Written by Marcin Szczepański (3rd edition, updated on 24.11.2022).
It is widely held that geopolitical tensions in the world are on the rise. One of the clear indicators of this phenomenon is the increasing use of economic tools for the pursuit of strategic and geopolitical aims. This can take the form of coercion used by one country against another through restrictions on trade or investment in order to interfere with their sovereign choices. In response to the EU and its Member States becoming the target of deliberate economic coercion in recent years, on 8 December 2021 the Commission published a proposal for the adoption of an anti-coercion instrument that would allow the EU to better respond to such challenges on a global scale.
While the new framework is primarily designed to deter economic coercive action through dialogue and engagement, it also allows – as a last resort –retaliation, with countermeasures comprising a wide range of restrictions related to trade, investment and funding. While there is broad support for creating a legislative tool to address the growing problem of economic coercion, opinions are divided as regards the severity of countermeasures and the manner of establishing when they should be imposed.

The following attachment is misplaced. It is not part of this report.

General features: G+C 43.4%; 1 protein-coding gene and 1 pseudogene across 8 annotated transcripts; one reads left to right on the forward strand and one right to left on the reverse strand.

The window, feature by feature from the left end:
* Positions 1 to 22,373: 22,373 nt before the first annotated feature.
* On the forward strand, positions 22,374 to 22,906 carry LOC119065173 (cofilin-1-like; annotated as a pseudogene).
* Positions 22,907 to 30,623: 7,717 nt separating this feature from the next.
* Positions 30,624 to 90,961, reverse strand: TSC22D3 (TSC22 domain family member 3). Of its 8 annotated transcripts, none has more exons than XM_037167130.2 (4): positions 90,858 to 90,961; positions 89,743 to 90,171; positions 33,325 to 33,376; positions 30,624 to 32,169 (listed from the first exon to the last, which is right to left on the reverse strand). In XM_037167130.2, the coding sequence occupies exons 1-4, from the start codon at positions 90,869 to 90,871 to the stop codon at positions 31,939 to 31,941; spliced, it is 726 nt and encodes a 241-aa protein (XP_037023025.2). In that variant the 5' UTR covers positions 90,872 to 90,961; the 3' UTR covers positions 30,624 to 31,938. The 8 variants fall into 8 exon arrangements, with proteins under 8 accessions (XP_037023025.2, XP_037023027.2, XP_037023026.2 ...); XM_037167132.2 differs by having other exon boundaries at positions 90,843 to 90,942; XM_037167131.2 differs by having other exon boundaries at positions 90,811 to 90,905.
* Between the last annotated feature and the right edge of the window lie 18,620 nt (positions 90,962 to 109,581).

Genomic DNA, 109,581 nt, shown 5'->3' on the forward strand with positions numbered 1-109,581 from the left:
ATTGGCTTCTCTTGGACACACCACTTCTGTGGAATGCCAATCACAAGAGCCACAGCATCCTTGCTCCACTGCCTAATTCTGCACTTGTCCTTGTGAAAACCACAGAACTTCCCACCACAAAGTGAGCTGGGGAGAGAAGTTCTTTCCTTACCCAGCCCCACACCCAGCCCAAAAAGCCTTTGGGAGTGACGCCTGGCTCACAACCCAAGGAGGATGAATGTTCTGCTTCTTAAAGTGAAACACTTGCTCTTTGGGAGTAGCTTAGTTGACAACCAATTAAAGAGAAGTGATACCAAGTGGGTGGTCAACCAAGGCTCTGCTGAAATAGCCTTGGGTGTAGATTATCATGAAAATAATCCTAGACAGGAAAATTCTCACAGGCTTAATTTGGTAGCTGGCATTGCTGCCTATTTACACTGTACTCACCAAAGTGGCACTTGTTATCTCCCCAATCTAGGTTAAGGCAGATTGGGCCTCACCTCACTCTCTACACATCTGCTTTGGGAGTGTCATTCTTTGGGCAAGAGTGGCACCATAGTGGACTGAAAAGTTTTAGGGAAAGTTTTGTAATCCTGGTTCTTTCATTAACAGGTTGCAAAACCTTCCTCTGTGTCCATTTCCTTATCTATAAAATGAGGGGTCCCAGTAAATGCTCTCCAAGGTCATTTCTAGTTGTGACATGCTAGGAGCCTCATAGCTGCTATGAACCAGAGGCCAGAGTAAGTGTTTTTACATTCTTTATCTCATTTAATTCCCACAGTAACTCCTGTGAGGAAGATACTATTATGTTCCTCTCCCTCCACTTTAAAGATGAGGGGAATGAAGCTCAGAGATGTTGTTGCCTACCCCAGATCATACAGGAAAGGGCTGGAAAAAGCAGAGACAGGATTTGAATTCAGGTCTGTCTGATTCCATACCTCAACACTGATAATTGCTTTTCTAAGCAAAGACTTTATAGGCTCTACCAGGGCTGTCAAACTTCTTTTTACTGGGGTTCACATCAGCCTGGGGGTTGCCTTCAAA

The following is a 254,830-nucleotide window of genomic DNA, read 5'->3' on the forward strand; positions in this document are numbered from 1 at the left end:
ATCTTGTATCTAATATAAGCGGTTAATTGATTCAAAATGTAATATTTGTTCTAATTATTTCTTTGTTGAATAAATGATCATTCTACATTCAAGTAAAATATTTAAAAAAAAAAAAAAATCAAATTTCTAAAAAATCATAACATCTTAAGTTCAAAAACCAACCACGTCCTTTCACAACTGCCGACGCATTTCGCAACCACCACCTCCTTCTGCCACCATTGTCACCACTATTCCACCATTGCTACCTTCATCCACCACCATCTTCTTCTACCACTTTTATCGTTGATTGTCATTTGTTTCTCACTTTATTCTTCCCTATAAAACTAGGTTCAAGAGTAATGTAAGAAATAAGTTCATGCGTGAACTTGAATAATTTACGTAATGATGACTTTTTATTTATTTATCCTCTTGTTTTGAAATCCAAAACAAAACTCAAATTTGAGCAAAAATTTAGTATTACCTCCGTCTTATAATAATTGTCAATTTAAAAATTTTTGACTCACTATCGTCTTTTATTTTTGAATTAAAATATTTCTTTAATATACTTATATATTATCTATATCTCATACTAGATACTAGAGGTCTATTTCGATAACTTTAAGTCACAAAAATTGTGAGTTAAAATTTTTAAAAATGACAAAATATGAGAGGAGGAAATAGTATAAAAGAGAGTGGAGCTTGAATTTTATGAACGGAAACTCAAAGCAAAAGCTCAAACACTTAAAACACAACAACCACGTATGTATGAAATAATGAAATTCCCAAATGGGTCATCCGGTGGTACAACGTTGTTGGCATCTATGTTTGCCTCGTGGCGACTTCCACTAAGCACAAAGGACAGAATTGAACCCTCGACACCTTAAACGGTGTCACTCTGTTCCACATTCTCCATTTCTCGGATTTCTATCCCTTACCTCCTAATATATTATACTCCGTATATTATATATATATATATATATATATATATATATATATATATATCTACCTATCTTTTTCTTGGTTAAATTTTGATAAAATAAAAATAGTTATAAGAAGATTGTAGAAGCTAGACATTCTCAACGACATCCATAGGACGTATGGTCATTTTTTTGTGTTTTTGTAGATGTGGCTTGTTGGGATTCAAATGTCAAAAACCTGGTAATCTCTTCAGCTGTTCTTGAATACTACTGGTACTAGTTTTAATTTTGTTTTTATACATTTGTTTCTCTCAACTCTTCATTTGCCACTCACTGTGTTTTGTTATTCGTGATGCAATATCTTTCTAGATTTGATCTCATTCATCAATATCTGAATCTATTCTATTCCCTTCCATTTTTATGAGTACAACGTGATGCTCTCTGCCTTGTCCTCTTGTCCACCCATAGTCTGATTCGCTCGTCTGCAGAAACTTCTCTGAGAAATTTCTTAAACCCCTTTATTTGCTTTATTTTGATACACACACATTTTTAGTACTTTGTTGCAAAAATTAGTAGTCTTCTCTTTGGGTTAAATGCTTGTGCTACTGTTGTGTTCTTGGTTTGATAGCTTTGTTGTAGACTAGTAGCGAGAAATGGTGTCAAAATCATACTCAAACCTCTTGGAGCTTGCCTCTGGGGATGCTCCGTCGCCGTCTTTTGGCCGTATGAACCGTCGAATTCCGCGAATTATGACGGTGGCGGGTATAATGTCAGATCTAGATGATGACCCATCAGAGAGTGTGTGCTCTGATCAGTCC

Within the European Parliament, the file was assigned to the Committee on International Trade (INTA). The committee adopted its report on 10 October 2022. The European Parliament confirmed the committee’s decision to enter into interinstitutional negotiations during its second October 2022 plenary session. Trilogue negotiations are expected to commence shortly.
- November2022: Proposed anti-coercion instrument (3rd edition)
|Proposal for a Regulation of the European Parliament and of the Council on the protection of the Union and its Member States from economic coercion by third countries|
|Committee responsible:||International Trade (INTA)||COM(2021) 775|
|Rapporteur:||Bernd Lange (S&D, Germany)||2021/0406(COD)|
|Shadow rapporteurs:||Anna-Michelle Asimakopoulou (EPP, Greece); Marie-Pierre Vedrenne (Renew, France); Reinhard Bütikofer (Greens/EFA, Germany); Roman Haider (ID, Germany);|
Michiel Hoogeveen (ERC, Belgium);
Helmut Scholz (The Left, Germany).
|Ordinary legislative procedure (COD)|
(Parliament and Council on equal footing – formerly ‘co-decision’)
|Next steps expected: Trilogue negotiations|
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